Jesus died to give us access to God’s presence, all the time. And while we all know that it’s not wise to share everything with everyone, we also know that God intends His church be a place where we can live unapologetically as broken and forgiven followers of Christ. It’s to be a place where we “carry each other’s burdens” (Galatians 6:2).
What are you hiding from others today? And how are you trying to hide from God as well? God sees us through Jesus. And He still loves us. Will we let Him?
Did God know about me as I drove at night on a 100-mile journey to my village? Given the condition I was in, the answer was not simple. My temperature ran high and my head ached. I prayed, “Lord, I know you are with me, but I’m in pain!”
Tired and weak, I parked by the road near a small village. Ten minutes later, I heard a voice. “Hello! Do you need any help?” It was a man with his companions from the community. Their presence felt good. When they told me the name of their village: Naa mi n’yala (meaning, “The King knows about me!”), I was amazed. I had passed this community dozens of times without stopping. This time, the Lord used its name to remind me that, indeed, He, the King, was with me while I was alone on that road in my ailing condition. Encouraged, I pressed on toward the nearest clinic.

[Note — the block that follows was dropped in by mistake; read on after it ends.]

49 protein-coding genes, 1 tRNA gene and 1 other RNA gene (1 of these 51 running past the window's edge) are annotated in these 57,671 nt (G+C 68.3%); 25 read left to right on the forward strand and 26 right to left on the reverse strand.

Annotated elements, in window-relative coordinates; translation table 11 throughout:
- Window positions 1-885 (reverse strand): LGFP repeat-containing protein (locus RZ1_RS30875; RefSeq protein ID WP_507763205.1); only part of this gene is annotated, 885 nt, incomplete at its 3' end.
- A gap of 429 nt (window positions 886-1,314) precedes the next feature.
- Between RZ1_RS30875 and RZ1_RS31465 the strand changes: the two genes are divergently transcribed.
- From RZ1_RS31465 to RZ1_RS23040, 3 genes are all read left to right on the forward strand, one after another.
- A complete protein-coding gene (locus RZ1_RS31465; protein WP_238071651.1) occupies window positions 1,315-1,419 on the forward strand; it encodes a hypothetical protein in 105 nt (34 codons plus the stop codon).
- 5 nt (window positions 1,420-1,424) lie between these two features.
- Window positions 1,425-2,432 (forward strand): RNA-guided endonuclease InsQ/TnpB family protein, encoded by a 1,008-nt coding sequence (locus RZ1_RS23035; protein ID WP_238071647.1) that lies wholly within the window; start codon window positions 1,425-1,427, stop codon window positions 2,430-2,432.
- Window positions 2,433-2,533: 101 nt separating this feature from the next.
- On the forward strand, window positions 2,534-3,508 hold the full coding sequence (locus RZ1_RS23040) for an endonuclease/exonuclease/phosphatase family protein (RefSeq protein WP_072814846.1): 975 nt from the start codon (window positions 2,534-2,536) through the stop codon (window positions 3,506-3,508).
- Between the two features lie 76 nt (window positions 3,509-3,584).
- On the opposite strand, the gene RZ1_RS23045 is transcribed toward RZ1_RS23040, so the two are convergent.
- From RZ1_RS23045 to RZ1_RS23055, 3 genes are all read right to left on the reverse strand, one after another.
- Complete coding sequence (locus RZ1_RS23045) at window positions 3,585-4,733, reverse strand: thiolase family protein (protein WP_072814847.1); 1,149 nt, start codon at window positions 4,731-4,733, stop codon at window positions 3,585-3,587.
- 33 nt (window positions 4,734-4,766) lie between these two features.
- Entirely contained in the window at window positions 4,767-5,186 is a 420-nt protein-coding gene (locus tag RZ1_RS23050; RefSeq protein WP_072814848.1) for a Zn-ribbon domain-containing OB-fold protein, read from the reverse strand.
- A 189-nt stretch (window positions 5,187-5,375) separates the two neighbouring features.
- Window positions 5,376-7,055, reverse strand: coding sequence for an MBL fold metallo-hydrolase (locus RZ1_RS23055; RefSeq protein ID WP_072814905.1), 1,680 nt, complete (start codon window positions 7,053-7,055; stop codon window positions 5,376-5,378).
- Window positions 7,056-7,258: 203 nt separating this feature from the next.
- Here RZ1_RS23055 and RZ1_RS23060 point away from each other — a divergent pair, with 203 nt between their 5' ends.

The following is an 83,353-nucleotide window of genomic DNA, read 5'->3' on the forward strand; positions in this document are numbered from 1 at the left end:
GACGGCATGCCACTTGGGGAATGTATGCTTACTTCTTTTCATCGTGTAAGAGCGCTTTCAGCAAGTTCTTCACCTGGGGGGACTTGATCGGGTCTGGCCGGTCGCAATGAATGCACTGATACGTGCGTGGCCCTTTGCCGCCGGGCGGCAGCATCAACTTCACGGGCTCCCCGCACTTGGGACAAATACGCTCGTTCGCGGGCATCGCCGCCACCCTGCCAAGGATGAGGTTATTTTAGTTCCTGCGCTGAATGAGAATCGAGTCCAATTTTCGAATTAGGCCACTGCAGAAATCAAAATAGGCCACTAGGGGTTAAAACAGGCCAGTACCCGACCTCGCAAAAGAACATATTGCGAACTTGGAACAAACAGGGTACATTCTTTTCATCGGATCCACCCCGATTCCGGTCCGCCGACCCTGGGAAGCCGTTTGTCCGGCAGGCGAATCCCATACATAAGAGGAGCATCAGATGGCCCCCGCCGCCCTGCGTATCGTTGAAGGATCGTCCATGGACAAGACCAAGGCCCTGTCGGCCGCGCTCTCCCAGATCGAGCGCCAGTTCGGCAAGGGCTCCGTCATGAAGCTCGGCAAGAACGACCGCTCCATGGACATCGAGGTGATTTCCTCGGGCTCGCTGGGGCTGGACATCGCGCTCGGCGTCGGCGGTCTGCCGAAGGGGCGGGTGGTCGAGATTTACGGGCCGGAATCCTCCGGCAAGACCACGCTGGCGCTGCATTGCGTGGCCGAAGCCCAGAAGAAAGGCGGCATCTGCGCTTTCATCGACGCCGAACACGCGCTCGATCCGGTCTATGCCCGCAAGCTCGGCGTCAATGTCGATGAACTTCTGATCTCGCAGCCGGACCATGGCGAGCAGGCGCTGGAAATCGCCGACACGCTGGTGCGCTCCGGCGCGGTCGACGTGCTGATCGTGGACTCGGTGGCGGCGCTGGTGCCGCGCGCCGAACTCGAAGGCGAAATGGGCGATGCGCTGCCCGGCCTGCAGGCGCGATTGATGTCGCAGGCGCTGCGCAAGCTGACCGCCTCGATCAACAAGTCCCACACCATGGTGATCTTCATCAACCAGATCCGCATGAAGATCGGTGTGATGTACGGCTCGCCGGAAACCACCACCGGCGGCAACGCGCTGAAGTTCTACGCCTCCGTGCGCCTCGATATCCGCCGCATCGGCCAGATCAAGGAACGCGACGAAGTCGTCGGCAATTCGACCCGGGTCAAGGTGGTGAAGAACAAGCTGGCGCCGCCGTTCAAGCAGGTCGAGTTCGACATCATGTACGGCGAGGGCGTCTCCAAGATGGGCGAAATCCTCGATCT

God knows us thoroughly as we go about our everyday chores, at different locations and situations, no matter our conditions (Ps. 139:1-4, 7-9). He does not abandon us or forget us; neither is He too busy that He neglects us. Even when we are in trouble or in difficult circumstances—“darkness” and “night” (vv. 11–12)—we are not hidden from His presence. This truth so gives us hope and assurance that we can praise the Lord who has carefully created us and leads us through life (v. 14).
Are you a worrier? I am. I wrestle with anxiety almost daily. I worry about big things. I worry about small things. Sometimes, it seems like I worry about everything. Once in my teens, I called the police when my parents were four hours late getting home.
Scripture repeatedly calls us not to be afraid. Because of God’s goodness and power, and because He sent Jesus to die for us and His Holy Spirit to guide us, our fears don’t have to rule our lives. We may well face hard things, but God has promised to be with us through it all.
One passage that has helped me profoundly in fearful moments is Isaiah 51:12–16. Here, God reminded His people, who had endured tremendous suffering, that He was still with them, and that His comforting presence is the ultimate reality. No matter how bad things may seem: “I, even I, am he who comforts you,” He told them through the prophet Isaiah (v. 12).
I love that promise. Those eight words have been an emotion-steadying anchor for my soul. I’ve clung to this promise repeatedly when life has felt overwhelming, when my own “constant terror” (v. 13) has felt oppressive. Through this passage, God reminds me to lift my eyes from my fears and in faith and dependence to look to the One who “stretches out the heavens” (v. 13)—the One who promises to comfort us.